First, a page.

• Mon
  • Apr 21, 2014
  • Updated: 11:14pm

Threats have no place in our civilised society

PUBLISHED : Sunday, 09 December, 2007, 12:00am
UPDATED : Sunday, 09 December, 2007, 12:00am

We in Hong Kong pride ourselves on being a society of law and order. We are also open, pluralistic and tolerant. So when a high-profile politician is subjected to criminal intimidation, the act is rightly seen as a challenge to both our legal and civic orders, not just the person targeted.

Less than a week after joining the Legislative Council, Anson Chan Fang On-sang, a former chief secretary, was sent a threatening letter. It contained a razor blade and asked her to commit suicide. The note also carried a threat to 'shoot and behead' fellow pro-democracy lawmakers Martin Lee Chu-ming, Albert Ho Chun-yan and 'Long Hair' Leung Kwok-hung. The motivation for the threats is unclear. There is no evidence it is part of any intimidation campaign. It is more likely the work of some twisted individual. Hopefully, it is an isolated incident. But in the context of recent allegations of assaults and intimidation involving politicians in the run-up to the district council elections and Legco by-election, the latest case raises concerns.

Police Commissioner Tang King-shing yesterday pledged to devote the full resources of the force to investigating the case. His public statement is welcome and he must now see that this is carried through. There is a need to track down the culprit swiftly and bring him or her to justice. A clear message must be sent out that such crimes will not be tolerated and their perpetrators will be punished. This is necessary to ensure that our society remains not only free and fair, but uncontaminated by threats or violence.

Our political debates and campaigns may sometimes be heated and rowdy. Mrs Chan has become a highly emotive figure, provoking strong reactions among both her supporters and opponents. This was something she may not have anticipated when she first announced her intention to run in the Legco by-election. But in a robust and open society, people must be free to express their views, run for public office and not worry about facing threats of violence. Sadly, the threat against Mrs Chan bears an unhappy resemblance to other cases involving public figures. Last month, a jobless man with a history of mental illness was convicted of criminal intimidation of Civic Party lawmaker Alan Leong Kah-kit. Mr Leong, who ran for chief executive, was sent three threatening letters containing a metal knife and plastic fork. There have also been other types of intimidation. In 2004, the Tai Po office walls of The Frontier legislator Emily Lau Wai-hing were smeared with excrement. Last year, Mr Ho was savagely beaten in a Central fast-food restaurant and four men have since been jailed for involvement.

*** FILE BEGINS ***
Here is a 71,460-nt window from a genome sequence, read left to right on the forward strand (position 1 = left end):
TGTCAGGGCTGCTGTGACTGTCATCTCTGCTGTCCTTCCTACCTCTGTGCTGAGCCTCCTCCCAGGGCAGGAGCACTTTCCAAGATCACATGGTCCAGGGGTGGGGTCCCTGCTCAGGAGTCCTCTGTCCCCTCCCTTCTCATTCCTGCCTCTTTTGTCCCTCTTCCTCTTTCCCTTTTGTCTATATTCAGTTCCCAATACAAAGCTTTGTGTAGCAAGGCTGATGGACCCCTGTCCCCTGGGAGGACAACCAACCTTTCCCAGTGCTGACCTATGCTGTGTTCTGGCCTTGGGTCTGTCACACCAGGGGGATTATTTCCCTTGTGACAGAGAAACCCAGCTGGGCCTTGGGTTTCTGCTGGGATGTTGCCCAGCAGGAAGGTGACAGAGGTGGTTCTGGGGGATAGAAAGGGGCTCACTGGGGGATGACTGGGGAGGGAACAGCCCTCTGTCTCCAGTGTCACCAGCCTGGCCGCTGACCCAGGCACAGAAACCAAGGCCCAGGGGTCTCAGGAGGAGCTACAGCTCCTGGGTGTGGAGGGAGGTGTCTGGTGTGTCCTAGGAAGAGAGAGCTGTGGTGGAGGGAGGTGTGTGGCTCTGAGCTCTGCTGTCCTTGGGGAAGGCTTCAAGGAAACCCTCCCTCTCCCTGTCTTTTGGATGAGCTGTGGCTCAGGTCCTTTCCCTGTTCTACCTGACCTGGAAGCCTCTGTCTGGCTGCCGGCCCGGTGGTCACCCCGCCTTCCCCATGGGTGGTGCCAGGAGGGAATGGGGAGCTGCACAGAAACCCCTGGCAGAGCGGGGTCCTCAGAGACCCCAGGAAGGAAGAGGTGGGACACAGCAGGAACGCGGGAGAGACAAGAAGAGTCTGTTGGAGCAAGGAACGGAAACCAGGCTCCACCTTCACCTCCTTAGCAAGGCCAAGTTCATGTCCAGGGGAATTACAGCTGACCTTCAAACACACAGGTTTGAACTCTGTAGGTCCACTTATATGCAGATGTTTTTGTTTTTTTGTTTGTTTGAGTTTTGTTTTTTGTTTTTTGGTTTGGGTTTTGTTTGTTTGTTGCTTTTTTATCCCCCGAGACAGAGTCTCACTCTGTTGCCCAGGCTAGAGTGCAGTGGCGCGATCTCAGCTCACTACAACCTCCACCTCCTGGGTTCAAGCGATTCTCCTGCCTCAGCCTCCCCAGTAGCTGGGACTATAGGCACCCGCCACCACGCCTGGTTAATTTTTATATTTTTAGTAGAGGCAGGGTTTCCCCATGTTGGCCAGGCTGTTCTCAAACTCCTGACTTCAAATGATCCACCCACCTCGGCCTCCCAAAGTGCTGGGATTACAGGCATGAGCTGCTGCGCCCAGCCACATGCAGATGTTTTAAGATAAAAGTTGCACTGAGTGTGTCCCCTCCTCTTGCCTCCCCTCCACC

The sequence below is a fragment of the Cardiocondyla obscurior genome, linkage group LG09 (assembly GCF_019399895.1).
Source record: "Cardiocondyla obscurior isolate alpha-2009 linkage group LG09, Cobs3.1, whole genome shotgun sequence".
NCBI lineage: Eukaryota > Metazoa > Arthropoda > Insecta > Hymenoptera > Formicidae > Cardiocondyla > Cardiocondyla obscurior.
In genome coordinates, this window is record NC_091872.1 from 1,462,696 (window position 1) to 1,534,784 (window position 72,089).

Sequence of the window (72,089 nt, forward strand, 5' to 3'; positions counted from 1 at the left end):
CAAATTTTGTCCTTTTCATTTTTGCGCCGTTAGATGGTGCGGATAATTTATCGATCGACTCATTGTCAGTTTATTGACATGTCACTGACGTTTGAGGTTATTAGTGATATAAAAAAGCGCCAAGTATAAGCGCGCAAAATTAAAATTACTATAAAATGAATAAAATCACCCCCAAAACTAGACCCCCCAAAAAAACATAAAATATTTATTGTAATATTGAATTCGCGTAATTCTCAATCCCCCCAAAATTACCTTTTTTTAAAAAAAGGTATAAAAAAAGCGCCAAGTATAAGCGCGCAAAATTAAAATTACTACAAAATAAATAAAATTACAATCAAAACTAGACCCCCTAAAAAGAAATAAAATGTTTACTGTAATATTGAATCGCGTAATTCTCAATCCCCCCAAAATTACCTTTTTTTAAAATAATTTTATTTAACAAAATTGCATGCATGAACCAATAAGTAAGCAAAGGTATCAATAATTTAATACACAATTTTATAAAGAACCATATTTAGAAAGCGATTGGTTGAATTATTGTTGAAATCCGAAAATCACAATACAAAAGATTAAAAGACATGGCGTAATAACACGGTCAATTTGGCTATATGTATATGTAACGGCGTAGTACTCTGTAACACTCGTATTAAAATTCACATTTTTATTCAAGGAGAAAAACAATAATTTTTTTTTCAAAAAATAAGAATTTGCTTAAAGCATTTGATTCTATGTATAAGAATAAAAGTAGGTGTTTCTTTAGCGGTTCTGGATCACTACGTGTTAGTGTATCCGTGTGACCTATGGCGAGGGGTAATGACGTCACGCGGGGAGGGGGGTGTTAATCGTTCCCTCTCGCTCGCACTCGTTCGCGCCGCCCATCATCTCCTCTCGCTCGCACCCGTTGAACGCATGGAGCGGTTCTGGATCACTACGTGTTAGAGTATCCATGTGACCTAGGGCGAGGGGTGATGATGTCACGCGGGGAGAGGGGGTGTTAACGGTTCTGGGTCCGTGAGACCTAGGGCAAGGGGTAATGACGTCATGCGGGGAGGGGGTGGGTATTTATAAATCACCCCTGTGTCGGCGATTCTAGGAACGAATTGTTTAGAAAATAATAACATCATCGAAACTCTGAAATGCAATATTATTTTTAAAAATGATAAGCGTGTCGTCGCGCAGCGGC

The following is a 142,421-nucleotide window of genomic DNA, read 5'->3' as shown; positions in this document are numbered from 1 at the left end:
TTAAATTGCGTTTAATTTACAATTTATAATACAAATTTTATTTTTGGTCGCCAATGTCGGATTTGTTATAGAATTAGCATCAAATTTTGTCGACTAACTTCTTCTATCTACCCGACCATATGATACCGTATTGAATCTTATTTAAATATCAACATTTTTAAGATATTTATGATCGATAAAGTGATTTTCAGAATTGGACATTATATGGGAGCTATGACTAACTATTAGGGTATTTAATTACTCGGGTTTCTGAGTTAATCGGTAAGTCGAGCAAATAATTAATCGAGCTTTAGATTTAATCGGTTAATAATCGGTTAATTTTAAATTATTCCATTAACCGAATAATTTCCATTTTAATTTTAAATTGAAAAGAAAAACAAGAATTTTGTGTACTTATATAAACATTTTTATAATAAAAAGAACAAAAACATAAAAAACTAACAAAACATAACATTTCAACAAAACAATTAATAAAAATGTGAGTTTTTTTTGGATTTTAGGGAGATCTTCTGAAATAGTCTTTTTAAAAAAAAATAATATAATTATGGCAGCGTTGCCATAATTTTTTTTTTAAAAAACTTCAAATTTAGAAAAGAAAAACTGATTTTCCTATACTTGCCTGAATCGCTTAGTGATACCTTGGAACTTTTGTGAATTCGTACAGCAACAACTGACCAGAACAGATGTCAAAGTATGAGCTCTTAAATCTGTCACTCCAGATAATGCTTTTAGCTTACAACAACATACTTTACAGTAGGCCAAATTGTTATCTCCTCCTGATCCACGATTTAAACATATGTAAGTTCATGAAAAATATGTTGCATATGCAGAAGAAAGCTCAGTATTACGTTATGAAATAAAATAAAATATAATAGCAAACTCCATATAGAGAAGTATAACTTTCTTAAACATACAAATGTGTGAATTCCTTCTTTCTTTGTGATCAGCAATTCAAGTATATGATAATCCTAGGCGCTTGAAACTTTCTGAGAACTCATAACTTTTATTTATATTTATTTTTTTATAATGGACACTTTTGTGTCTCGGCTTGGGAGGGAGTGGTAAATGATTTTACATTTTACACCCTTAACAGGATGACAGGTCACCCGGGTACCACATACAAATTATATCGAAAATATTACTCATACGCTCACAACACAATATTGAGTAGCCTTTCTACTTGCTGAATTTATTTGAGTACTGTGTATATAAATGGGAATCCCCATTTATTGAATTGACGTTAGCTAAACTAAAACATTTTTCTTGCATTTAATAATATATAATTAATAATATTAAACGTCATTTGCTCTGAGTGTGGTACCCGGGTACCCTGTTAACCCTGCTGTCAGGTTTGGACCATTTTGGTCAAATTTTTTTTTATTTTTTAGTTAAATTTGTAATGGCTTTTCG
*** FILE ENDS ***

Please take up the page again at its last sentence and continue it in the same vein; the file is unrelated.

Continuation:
Grave damage would be done to our political system and public life if criminals believe they can intimidate public representatives - whatever their political persuasion - with impunity. Certainly, such problems exist in other countries, where they can take on far more dangerous and even murderous forms. But Hong Kong, despite occasional acts of violence and other unpleasant incidents during rural elections, has managed to maintain an impressive record of civility in electoral politics. This tradition may well come under pressure with debates about political reform expected to become more acrimonious in the run-up to the Legco election next year. But we would do well to remember that being civil, orderly and - above all - lawful are fundamental values of our community. They guarantee the safety and liberty of Hong Kong people.

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